En EspaŅol

Q. Who is Mr. Smarty Plants?

A: There are those who suspect Wildflower Center volunteers are the culpable and capable culprits. Yet, others think staff members play some, albeit small, role. You can torture us with your plant questions, but we will never reveal the Green Guru's secret identity.

Help us grow by giving to the Plant Database Fund or by becoming a member

Did you know you can access the Native Plant Information Network with your web-enabled smartphone?


Ask Mr. Smarty Plants

Ask Mr. Smarty Plants is a free service provided by the staff and volunteers at the Lady Bird Johnson Wildflower Center.

Search Smarty Plants
See a list of all Smarty Plants questions
Can't find the answer in our existing FAQs, submit a question to Mr. Smarty Plants.
Need help with plant identification, visit the plant identification page.
rate this answer
1 rating

Saturday - May 02, 2009

From: North East, MD
Region: Mid-Atlantic
Topic: Herbs/Forbs
Title: Non-blooming blue-eyed grass in Northeast Maryland
Answered by: Barbara Medford


I purchased blue eyed grass(sisyrinchium angustifolium)It was in bloom when I planted it, but has never bloomed since. It looks healthy and gets full sun, but for at least 3 years or more, it has never bloomed. Please help...


From our webpage on Sisyrinchium angustifolium (narrowleaf blue-eyed grass), we learned that it is NOT a grass, but rather a primitive iris, and member of the Iridaceae family. We also found out that this short-lived perennial will decline if allowed to dry out. Heavy mulch causes crown rot and rich, organic soils encourage rank, vegetative growth. Plants need to be divided at least every other year. It is native to Maryland and, while it likes semi-shaded conditions, it blooms better in the sun. What we never did learn was why it is not blooming for you. About the only suggestion we can make at this point is that you avoid fertilizing it, especially with high-nitrogen fertilizers, like you would use on a real grass. Honestly, it sounds like it does better when it's neglected a little bit, not in rich organic soils, not fertilized. Try a little benign neglect, and see if it doesn't get its act together. Plants all need to reproduce and to reproduce they must bloom and produce seeds. If life is too easy for your blue-eyed grass, it might just roll over and go back to sleep, forgetting to wake up and bloom.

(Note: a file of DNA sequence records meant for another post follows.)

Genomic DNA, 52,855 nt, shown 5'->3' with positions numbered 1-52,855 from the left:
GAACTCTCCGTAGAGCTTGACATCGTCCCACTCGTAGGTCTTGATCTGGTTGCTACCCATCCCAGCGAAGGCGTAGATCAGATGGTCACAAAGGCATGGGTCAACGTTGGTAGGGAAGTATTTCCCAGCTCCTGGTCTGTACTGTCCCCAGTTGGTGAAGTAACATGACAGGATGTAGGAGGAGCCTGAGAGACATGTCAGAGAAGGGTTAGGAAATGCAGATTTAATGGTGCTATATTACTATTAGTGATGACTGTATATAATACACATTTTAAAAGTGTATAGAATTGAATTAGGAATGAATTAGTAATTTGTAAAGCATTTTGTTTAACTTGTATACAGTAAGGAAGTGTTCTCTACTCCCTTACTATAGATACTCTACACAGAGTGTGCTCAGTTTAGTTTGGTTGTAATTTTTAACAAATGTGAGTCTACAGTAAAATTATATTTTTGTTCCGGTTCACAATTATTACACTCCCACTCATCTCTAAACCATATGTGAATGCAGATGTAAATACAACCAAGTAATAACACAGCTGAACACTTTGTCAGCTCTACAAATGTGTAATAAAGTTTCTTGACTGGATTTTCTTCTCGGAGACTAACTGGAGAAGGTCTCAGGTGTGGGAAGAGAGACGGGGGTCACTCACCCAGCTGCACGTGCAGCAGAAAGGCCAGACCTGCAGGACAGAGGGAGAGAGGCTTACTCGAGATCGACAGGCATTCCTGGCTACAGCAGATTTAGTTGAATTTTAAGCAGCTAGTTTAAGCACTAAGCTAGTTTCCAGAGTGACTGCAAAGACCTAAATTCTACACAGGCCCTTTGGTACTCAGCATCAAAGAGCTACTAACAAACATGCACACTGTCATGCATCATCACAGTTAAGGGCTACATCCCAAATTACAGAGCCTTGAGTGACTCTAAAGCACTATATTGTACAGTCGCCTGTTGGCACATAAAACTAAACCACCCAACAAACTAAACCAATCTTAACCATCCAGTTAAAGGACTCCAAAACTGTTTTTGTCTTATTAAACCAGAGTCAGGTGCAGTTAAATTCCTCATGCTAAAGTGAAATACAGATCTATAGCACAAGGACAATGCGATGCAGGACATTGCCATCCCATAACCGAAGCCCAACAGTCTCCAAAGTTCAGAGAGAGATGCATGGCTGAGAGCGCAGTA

Sisyrinchium angustifolium

Sisyrinchium angustifolium

Sisyrinchium angustifolium

Sisyrinchium angustifolium




More Herbs/Forbs Questions

Transplant shock in Liatris spicata
May 25, 2008 - I bought a liatris spicata start a month ago, and transplanted it into my front yard (full sun, clay soil, moist due to all the rain recently). The plant immediately wilted so I transplanted it in ...
view the full question and answer

Garden instructions from Austin
June 12, 2013 - I'm a beginning gardener putting in some new landscaping in my front yard in north central Austin, TX. The yard faces almost due east, so it gets full sun until early afternoon, when the house's sha...
view the full question and answer

Perennial blooming plants for Ashland MO
April 02, 2010 - I am beginning to create a flower bed in front of my house, I do not have a green thumb so I want to know what plants would come back yearly and I can plant now in Mid Missouri?
view the full question and answer

Germinating Milkweed Seeds
January 23, 2015 - When is the best time to plant milkweed seeds outside? I was told when the overnight temperature hits 70 F. (our garden is in Lakeway, Texas). So around late May? Is this when the seeds germinate i...
view the full question and answer

Bringing Non-native Cannas out of Winter Storage
February 15, 2013 - Mr. Smarty Plants - Is it possible to force canna tubers? Would placing them on a heating pad help? I am in Ohio - zone 5. Thank you
view the full question and answer

Support the Wildflower Center by Donating Online or Becoming a Member today.
© 2015 Lady Bird Johnson Wildflower Center